loving hearts do. When our beloved pass away from us we follow them with our longing thoughts, we speculate on their condition in the world unseen, we wish them well. And what is a wish but an unexpressed prayer ? “Every good and holy desire,” says Hooker,
though it lack the form, hath notwithstanding in itself the substance, and with Him the force of a prayer, who regardeth the very moanings and sighs of the heart of man.” And what is the greatest of our poet-laureate's poems—“In Memoriam,”—but an agonized acknowledgment of the same truth? See, too, how it breaks out of his heart instinctively in his noble ode on the death of the Duke of Wellington
“God accept him ; Christ receive him." Such is the prayer in which he sums up the mute feelings of a nation in grief at the loss of its greatest captain.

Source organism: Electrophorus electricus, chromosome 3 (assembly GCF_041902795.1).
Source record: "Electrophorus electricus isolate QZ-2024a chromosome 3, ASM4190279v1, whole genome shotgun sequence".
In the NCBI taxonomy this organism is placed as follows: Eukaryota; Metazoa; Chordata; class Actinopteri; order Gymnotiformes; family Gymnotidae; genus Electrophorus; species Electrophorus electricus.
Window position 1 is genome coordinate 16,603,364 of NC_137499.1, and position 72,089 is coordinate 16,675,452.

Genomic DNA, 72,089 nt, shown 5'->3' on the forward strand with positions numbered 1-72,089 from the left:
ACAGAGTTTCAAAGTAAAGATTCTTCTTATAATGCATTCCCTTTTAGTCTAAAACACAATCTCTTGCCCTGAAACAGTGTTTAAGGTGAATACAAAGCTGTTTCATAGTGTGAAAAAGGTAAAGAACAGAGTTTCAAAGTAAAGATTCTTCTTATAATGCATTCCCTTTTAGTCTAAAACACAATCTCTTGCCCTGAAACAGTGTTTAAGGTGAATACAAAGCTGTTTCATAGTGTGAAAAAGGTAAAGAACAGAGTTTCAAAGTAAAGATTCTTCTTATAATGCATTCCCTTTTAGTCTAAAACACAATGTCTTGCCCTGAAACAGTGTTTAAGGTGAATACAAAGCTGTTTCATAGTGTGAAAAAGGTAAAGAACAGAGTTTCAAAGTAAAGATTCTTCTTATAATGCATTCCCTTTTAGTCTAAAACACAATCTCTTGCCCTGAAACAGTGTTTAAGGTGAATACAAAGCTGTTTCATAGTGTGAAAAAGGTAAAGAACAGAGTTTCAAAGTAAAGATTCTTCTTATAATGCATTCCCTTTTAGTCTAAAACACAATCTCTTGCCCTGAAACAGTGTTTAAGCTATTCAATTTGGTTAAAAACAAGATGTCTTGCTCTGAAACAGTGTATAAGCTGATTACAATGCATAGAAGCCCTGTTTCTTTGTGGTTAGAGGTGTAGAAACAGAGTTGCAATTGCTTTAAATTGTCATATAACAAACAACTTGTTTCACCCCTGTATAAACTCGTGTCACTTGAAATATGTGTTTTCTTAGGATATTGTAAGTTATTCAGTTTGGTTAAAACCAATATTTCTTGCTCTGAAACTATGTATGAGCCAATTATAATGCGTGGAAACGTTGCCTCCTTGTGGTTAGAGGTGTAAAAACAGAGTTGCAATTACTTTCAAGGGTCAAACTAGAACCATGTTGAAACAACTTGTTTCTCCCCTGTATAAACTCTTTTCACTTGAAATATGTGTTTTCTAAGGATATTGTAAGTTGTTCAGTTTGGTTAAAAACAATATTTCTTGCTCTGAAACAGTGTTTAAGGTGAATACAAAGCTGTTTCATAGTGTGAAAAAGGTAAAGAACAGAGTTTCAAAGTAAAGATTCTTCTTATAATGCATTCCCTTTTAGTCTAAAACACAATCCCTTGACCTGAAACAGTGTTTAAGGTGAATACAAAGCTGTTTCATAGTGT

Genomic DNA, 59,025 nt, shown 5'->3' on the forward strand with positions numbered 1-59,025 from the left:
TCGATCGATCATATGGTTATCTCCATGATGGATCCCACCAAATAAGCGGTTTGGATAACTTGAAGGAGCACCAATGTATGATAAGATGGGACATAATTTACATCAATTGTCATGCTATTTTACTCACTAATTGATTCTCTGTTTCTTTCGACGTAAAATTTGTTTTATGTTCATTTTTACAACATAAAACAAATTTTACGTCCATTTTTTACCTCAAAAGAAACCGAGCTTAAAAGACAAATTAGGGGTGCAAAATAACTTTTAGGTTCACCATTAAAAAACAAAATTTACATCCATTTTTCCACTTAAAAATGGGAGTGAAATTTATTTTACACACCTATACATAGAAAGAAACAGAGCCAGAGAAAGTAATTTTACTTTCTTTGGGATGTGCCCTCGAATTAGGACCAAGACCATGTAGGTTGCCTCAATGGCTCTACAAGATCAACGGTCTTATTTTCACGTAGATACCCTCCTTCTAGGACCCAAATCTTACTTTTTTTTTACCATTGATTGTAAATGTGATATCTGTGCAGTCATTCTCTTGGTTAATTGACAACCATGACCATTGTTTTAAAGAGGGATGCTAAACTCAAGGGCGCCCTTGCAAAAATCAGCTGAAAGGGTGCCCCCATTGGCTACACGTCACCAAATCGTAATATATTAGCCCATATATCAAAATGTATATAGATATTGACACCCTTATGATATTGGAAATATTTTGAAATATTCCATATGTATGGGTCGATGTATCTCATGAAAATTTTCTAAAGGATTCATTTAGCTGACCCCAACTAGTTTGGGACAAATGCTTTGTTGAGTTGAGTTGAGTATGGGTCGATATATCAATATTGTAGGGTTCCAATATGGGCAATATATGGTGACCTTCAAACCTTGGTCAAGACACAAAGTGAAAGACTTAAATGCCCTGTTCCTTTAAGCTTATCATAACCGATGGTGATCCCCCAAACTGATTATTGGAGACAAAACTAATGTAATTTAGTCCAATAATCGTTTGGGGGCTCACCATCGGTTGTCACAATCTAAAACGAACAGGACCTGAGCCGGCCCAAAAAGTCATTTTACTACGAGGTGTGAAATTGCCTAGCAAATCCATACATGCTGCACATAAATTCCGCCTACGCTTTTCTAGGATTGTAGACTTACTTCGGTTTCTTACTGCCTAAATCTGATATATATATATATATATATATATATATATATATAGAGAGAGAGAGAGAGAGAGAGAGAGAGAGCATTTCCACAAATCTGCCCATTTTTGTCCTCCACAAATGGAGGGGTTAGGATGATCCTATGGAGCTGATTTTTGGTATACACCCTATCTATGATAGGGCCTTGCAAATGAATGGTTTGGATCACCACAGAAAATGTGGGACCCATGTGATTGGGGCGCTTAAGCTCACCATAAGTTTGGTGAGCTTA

The Executive Musician. WHAT possible moral influence can an executive musician either
receive or distribute through his art ? First, let us inquire what he is, with regard to his functions. The Player, like the Composer, is passive. The one is possessed by the inspirations of his own genius, the other by the inspirations of a genius not his own. The Player like the Composer, is active. The one exerts himself to put his conceptions into a communicable form ; the other charges himself with the office of conveying them, through that form, to the world. The composing and executive faculties are quite distinct. A great composer is often an ineffective player, whilst many a leading player, with all the requisite knowledge and study, is incapable of composing good music.
The same is true of the drama. The great actors are seldom great dramatists ; neither Garrick nor any of the Keans or Kembles have been famous authors. The great dramatic authors in their turn have usually been but mediocre before the footlights. Shakspeare himself, if we may trust tradition, was not more than respectable in his great parts.
The originative faculty is usually considered more heaven-born, as it is certainly far more rare than the executive gift. Few women have hitherto possessed the first, numbers have attained the highest